These women, who have sought to provide a new political, social and economic vision, continue to suffer. The military still bombs the areas around the CPRs, compelling the communities to prepare to resettle at a moment’s notice. And, like other women in Guatemala, they lack many basic health services and suffer anemia and malnutrition resulting from multiple pregnancies and frequent prolonged breast feedings.
Now more than ever, solidarity is needed in all possible forms, including material aid, educational campaigns, human rights advocacy. As Central American support networks dwindle in strength we have to find other means to support struggles that are far from over. We need to maintain the international links that acknowledge those struggles, North and South. One way to sustain ties and to provide mutual support is to organize along sectoral lines such as women to women and/or labor to labor.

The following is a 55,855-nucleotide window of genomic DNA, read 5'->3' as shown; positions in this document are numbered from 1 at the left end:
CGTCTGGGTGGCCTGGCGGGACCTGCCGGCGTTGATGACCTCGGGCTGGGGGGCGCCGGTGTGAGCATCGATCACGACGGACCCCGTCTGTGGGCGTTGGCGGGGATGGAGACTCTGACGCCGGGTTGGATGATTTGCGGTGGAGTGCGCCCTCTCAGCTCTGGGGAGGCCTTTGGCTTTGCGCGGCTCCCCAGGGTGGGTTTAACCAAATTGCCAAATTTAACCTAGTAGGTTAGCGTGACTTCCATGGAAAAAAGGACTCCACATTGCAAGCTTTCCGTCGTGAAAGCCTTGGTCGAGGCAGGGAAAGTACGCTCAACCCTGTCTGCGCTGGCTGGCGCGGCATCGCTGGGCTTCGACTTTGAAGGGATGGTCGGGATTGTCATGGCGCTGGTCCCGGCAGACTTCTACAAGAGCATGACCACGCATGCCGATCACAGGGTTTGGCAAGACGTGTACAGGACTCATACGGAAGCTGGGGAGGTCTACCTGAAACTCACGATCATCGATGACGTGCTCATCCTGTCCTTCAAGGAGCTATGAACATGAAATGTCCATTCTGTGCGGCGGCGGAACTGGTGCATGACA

All women’s groups in Guatemala are sorely in need of international solidarity. A new national campaign which merits special attention is Women For Guatemala in which women in the United States are organizing to support the women in the CPRs. Its objectives resonate with that of International Women’s Day and the Quincentennial insofar as it hopes to promote organizing efforts by women for social change and calls for a new political and social vision in contrast to the past 500 years of repression.
For more information about how to become involved in WOMEN FOR GUATEMALA, and/or other women’s groups, contact: The Guatemala News and Information Bureau; P.O. Box 28594; Oakland, CA 94604; TEL: (510) 835-0810; or Women for Guatemala-Weavers Project; 529 South Wabash Room 404; hicago, 60605; Tel: 312-431-1165.
May-June 1992, ATC 38